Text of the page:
One apparently contrary case is not in point. In Pawnee Indian Tribe of Oklahoma v. United States, 301F.2d667, 157 Ct.Cl. 134, cert. denied, 370U.S.918, 82 S.Ct. 1556, 8 L.Ed.2d 498 (1962), land excluded from the tribal reservation was paid for by a subsequent appropriation of Congress. The Indian Claims Commission granted recovery to the Indians on the basis that the consideration paid was unconscionable, but denied recovery of interest. 8 Ind.Cl.Comm. 648, 756-57 (1960). This court upheld the Commission's denial of interest with the following comment:
The United States thus acquired this acreage by purchase and not by condemnation and, hence, plaintiff is not entitled to interest. [301 F.2d at 670, 157 Ct.Cl. at 141.]
In our opinion, the court was not implying by the quoted statement that any payment automatically prevented the United States from being liable for a taking under the Fifth Amendment. Rather, the court was relying upon the particular facts of the case to reach the conclusion that there was no taking because the land was acquired by "purchase" in the conventional sense — i. e., acquired for a consideration pursuant to an agreement by both parties. The court apparently based its conclusion upon the explicit holding by the Commission that there was "an implied agreement between the United States and the Pawnees that the * * * [land] should be taken by the United States with payment of compensation to the Pawnees for the area taken." 8 Ind.Cl.Comm. 648, 756 (1960). Of course, this conclusion lends no support to defendant here because there is no suggestion of an implied agreement in the instant case relating to the school lands.
Compensability of Executive Order Lands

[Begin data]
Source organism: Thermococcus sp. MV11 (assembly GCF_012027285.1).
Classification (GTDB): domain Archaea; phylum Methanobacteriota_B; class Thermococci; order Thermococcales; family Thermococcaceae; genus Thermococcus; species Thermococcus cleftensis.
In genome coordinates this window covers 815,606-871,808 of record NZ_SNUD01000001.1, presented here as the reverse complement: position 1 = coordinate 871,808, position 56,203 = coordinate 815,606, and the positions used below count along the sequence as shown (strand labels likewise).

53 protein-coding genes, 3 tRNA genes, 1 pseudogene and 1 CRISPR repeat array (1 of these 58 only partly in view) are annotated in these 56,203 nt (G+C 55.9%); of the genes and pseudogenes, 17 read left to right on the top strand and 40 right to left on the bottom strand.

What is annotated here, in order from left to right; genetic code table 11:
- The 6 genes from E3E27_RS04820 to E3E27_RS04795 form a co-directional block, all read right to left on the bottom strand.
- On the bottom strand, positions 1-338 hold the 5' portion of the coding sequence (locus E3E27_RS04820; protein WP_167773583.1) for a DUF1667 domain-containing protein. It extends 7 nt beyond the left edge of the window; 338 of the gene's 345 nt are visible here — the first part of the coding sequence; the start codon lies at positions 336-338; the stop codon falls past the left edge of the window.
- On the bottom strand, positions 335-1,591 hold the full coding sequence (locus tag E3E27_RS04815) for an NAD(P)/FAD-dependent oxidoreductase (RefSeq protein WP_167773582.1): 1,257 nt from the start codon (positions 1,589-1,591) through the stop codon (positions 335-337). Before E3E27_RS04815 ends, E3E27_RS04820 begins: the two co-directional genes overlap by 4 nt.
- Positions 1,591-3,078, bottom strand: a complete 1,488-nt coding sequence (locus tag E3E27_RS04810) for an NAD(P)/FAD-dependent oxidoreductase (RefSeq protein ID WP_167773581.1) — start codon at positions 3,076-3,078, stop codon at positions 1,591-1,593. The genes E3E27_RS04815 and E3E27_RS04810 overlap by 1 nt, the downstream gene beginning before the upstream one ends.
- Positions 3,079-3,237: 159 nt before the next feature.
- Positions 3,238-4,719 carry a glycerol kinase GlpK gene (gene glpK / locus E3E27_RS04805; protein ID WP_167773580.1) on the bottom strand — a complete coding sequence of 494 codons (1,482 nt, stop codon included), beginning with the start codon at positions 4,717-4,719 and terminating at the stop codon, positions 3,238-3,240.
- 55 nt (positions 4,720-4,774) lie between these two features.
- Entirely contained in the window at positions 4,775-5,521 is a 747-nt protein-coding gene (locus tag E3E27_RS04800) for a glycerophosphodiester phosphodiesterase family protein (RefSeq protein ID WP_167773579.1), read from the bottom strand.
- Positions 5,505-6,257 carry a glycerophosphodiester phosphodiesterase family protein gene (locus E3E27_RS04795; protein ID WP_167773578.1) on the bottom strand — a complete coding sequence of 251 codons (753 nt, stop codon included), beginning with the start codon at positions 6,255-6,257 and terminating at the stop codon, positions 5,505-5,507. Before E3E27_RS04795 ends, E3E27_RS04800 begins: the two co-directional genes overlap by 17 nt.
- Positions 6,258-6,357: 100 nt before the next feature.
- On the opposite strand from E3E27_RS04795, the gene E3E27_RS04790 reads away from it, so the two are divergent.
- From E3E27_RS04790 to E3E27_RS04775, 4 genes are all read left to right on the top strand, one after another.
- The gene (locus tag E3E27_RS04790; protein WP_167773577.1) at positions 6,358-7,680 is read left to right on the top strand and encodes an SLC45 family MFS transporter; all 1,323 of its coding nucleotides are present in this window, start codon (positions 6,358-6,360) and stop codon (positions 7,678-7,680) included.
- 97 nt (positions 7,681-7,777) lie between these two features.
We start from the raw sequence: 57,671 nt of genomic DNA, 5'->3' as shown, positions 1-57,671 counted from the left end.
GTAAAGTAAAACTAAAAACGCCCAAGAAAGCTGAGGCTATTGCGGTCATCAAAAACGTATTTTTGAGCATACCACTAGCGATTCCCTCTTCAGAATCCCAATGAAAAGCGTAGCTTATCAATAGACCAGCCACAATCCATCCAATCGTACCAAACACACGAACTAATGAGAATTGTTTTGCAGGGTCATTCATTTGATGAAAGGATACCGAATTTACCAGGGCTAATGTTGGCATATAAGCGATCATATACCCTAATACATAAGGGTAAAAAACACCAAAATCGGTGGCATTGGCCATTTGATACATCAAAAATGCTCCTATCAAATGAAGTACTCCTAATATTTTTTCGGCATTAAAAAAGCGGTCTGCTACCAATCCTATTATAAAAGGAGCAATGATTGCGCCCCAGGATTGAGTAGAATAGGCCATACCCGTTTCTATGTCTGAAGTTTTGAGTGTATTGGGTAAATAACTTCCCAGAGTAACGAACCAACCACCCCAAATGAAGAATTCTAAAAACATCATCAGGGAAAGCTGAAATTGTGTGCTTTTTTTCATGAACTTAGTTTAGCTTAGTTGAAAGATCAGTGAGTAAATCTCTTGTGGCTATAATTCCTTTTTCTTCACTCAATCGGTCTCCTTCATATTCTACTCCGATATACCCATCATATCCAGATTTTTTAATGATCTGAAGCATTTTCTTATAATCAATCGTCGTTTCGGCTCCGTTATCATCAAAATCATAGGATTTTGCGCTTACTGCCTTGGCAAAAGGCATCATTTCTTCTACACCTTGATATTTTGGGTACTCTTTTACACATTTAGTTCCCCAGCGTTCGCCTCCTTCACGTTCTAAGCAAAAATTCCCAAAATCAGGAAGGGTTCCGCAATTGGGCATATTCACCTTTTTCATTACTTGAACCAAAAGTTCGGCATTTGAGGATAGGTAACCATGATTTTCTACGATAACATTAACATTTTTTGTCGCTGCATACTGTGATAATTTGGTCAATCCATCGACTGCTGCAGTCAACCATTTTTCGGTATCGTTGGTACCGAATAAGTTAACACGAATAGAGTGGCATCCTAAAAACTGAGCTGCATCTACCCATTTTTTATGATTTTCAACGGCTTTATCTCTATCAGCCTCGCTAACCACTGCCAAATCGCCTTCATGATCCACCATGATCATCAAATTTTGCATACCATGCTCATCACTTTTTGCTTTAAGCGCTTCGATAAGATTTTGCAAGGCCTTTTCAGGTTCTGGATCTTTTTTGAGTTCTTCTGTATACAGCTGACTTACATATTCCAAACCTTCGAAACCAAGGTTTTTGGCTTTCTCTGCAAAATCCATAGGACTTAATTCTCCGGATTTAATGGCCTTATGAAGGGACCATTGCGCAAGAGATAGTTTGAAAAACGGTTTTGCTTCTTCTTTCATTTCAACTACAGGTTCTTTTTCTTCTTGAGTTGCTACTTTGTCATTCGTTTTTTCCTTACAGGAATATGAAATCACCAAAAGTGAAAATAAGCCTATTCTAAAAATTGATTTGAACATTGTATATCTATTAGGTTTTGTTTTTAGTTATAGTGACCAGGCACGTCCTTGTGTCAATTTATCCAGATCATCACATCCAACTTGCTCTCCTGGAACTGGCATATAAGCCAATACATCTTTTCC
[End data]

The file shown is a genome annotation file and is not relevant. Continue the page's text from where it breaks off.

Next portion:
The Commission held that the tribe lacked compensable title to a tract of land identified as Royce Area 716, and therefore that the tribe was not entitled to additional compensation for the parcels within that tract which had been patented to homesteaders.
That tract was added to the Fort Berthold Reservation by the Executive order of June 17, 1892 (I Kappler 883). Thus, these lands were not covered by the Act of March 3, 1891, 26 Stat. 1032, described in the beginning of this opinion, which provided that certain residue land, including lands added to the reservation by the Executive orders of 1870 and 1880, would be held by the tribes as a reservation. In the view of the Commission, Congress, by confirming reservation title upon the tribes in the Act of March 3, 1891, expressly recognized appellant's interest in the lands added by the Executive orders of 1870 and 1880. Therefore, appellant did have a compensable interest in those lands,3 but did not have a compensable title to the land added by the Executive order of June 17, 1892, since that land was added after the act of 1891, and Congress took no subsequent action to recognize the title of appellant to this land.4
This amounts to a holding by the Commission that Executive order title is not compensable, and with this holding the court must disagree.
In doing so, we pretermit any consideration of compensability under general Indian law, for we find it abundantly clear that Executive order title is compensable under the Indian Claims Commission Act. We need only look at the plain language of the statute which expressly provides that the Commission shall hear and determine "* * * claims in law or equity arising under the Constitution, laws, treaties of the United States, and Executive orders of the President * * *." [Emphasis supplied.] Ch. 959, § 2, 60 Stat. 1050, 25 U.S.C. § 70a. Similarly, section 24 of the act, now covered by 28 U.S.C. § 1505, gives this court jurisdiction of any claim accruing after 1946 arising under the "Constitution, laws or treaties of the United States, or Executive orders of the President * * *." [Emphasis supplied.] In the context of the Indian Claims Commission Act, "Executive orders of the President" must be a reference to those interests in lands bestowed upon Indians by Presidential Executive orders. The only conclusion that can be drawn from the inclusion of such interests in the act is that Congress must have intended to make them compensable. Otherwise Congress would be doing a meaningless act — granting the Indian Claims Commission and the Court of Claims jurisdiction to hear a class of cases for which no recovery can be had.